Spatial-response discrimination can elicit a joint simon effect in an independent task context: A behavioural and EEG study


One explanation for the joint Simon effect (J-SE) is the co-representation account, which claims that one represents their own and the co-actor's action in a functionally equivalent way (Sebanz et al., 2003). Using the response-discrimination hypothesis (Ansorge & Wühr, 2004) as an alternative, we examined whether spatially discriminated responses could give rise to the J-SE. In addition to the joint Simon task (JA) we introduced two independent tasks in which the co-actor simply initiated each trial by pressing the opposite (JOK) or same response key (JSK) to their partner. We collected behavioural (RT) and EEG (P3) data to examine how action planning and inhibitory control were affected in a complementary vs. independent task setting in a joint ("social") context. RT results showed a J-SE in the JA and JOK tasks. P3 data suggested that in the JA and JOK tasks, there was less conflict when selecting a response compared to a solo (go/no-go) condition where there was no partner. We propose that in both the JA and JOK tasks, the to-be-ignored stimuli (which specified a spatially distinct, potential response) were treated differently in the joint context. In the JA task, less inhibitory control was required because one can "loaf" while their co-actor responded to the to-be ignored stimuli. In the JOK task, less inhibitory control was required because the co-actor performed an independent task. When performing the task alone, increased inhibition was required to withhold potential responses because there was no one to "pick up the slack."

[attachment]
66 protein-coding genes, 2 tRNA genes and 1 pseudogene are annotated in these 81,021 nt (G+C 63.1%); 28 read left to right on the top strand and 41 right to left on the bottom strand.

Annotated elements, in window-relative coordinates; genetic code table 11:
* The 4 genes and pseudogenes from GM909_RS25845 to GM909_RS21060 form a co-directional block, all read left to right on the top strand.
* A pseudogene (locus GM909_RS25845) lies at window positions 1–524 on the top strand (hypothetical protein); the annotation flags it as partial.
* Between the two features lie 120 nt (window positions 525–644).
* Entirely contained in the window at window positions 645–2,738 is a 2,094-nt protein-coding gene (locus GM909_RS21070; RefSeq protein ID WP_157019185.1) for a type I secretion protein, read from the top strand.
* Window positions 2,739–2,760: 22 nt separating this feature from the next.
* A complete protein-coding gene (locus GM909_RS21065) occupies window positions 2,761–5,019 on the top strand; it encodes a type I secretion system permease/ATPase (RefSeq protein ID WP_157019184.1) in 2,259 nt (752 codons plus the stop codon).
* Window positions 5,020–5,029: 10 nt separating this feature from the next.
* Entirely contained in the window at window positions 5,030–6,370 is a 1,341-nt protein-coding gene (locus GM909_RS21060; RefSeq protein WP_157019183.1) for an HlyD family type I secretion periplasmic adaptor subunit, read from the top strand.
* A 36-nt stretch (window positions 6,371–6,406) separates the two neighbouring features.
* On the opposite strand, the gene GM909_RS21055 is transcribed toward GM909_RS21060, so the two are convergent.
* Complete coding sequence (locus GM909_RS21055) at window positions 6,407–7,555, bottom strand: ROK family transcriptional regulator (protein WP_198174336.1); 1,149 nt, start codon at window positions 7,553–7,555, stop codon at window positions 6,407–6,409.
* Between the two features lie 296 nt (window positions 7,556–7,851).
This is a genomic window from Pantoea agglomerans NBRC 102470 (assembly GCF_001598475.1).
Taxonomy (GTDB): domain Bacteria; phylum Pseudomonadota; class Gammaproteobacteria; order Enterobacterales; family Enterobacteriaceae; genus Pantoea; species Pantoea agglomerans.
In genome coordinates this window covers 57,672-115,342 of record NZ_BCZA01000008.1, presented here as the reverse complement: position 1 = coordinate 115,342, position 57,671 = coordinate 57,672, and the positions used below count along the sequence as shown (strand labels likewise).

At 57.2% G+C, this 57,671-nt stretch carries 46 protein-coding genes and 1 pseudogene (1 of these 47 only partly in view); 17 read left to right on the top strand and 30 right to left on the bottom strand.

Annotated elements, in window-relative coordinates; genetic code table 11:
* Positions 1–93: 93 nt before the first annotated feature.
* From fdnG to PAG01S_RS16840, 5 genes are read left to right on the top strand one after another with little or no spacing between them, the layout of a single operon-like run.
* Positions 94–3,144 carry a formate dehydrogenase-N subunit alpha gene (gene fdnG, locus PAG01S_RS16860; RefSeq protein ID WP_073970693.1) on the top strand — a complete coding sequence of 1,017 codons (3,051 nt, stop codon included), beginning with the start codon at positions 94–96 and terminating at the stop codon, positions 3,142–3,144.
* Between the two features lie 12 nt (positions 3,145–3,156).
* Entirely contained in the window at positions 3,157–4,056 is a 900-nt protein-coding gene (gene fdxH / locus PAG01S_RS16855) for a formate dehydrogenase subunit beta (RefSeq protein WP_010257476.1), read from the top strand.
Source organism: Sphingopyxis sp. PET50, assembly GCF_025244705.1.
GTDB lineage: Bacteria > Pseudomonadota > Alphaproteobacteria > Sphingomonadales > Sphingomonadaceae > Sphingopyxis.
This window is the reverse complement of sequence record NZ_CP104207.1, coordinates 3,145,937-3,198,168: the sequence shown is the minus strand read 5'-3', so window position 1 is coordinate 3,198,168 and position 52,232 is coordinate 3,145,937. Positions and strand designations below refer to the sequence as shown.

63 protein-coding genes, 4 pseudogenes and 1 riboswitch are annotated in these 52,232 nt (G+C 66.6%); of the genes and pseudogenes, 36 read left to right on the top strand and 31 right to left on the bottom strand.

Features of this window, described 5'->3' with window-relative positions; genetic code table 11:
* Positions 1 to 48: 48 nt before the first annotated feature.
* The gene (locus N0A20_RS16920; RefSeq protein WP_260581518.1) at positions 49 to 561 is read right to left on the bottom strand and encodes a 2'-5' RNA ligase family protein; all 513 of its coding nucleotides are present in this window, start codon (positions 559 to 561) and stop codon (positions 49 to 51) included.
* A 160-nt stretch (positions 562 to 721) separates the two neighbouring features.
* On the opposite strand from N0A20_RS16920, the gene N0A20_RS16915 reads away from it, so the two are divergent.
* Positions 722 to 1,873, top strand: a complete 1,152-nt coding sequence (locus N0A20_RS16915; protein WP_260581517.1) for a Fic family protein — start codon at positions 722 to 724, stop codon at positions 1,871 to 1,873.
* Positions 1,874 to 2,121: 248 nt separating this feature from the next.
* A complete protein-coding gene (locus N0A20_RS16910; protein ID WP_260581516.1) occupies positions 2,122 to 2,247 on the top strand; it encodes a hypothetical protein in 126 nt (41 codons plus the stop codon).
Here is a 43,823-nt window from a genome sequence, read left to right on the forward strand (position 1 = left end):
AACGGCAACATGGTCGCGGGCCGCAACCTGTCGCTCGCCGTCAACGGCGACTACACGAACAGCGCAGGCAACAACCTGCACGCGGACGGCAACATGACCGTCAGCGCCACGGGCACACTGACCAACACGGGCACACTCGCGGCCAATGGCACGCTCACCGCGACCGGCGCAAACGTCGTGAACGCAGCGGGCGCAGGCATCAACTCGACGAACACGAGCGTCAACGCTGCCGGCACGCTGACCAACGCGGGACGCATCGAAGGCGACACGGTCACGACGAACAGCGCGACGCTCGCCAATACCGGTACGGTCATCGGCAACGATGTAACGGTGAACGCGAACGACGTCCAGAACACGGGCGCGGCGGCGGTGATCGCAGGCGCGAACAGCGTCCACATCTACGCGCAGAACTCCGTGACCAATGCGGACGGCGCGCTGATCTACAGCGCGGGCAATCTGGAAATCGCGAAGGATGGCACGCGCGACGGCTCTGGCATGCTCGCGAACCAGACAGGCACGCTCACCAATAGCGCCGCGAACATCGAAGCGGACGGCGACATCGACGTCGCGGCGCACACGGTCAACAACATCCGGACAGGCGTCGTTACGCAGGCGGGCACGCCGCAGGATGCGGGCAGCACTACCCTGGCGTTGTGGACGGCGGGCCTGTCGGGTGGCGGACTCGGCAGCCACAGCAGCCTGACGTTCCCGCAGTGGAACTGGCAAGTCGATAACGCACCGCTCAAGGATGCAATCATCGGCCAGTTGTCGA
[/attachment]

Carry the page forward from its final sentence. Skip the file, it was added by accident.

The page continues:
Acknowledgments: This research was funded NSERC.